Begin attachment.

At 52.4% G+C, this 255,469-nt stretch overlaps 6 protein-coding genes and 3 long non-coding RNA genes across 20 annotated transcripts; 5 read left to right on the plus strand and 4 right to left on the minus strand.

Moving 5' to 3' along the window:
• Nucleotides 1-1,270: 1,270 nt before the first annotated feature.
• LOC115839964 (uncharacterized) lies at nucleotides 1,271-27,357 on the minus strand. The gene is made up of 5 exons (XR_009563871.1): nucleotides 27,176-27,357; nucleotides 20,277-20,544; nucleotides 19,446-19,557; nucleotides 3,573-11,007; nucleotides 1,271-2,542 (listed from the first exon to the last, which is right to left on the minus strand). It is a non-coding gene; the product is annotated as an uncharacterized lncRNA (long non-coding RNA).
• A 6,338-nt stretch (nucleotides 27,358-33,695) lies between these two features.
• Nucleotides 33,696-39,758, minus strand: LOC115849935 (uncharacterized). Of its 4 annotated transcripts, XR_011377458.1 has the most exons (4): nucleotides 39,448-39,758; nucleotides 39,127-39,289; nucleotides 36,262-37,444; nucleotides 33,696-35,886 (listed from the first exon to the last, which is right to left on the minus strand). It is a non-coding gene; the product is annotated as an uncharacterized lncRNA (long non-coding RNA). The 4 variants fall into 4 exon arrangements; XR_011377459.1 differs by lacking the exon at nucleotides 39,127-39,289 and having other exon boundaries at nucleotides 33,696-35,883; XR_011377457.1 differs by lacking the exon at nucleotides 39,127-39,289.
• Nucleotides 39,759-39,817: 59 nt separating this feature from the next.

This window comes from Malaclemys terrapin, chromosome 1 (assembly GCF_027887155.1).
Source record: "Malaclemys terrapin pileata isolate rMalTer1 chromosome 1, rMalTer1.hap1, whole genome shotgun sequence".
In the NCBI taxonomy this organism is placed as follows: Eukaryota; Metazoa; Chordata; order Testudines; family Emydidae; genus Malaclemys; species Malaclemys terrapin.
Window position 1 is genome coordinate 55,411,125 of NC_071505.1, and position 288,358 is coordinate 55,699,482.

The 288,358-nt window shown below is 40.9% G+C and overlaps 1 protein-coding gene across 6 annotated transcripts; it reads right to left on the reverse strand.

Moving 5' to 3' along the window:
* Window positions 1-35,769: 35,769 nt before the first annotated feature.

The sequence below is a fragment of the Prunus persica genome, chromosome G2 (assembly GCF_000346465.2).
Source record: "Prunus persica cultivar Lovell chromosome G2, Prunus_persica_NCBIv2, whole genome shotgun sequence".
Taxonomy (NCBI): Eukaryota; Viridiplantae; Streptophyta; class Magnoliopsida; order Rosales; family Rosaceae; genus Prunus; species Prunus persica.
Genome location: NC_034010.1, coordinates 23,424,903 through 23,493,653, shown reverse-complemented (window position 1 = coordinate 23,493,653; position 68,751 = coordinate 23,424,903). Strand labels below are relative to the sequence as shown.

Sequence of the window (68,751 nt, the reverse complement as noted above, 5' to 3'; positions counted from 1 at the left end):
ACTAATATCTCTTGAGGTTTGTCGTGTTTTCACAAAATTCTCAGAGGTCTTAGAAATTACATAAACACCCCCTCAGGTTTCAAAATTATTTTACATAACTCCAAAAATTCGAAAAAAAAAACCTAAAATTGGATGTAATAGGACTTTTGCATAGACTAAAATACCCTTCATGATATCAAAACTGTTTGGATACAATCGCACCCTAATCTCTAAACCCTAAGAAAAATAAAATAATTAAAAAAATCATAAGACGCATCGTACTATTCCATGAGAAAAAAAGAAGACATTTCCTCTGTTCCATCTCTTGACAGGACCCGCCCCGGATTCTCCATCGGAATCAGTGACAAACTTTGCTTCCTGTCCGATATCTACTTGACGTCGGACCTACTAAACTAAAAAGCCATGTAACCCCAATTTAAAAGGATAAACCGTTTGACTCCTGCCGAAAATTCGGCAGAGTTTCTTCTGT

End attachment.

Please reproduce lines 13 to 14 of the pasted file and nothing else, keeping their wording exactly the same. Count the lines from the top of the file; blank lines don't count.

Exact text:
Moving 5' to 3' along the window:
* Window positions 1-35,769: 35,769 nt before the first annotated feature.